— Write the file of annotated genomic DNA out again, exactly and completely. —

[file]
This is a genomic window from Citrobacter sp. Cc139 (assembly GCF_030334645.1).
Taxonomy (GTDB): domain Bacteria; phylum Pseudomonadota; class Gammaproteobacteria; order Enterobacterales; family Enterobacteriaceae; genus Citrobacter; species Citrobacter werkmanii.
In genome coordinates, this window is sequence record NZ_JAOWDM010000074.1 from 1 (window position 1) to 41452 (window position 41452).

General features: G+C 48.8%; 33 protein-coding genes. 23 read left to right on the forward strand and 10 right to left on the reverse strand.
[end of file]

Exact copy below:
This is a genomic window from Citrobacter sp. Cc139 (assembly GCF_030334645.1).
Taxonomy (GTDB): domain Bacteria; phylum Pseudomonadota; class Gammaproteobacteria; order Enterobacterales; family Enterobacteriaceae; genus Citrobacter; species Citrobacter werkmanii.
In genome coordinates, this window is sequence record NZ_JAOWDM010000074.1 from 1 (window position 1) to 41452 (window position 41452).

General features: G+C 48.8%; 33 protein-coding genes. 23 read left to right on the forward strand and 10 right to left on the reverse strand.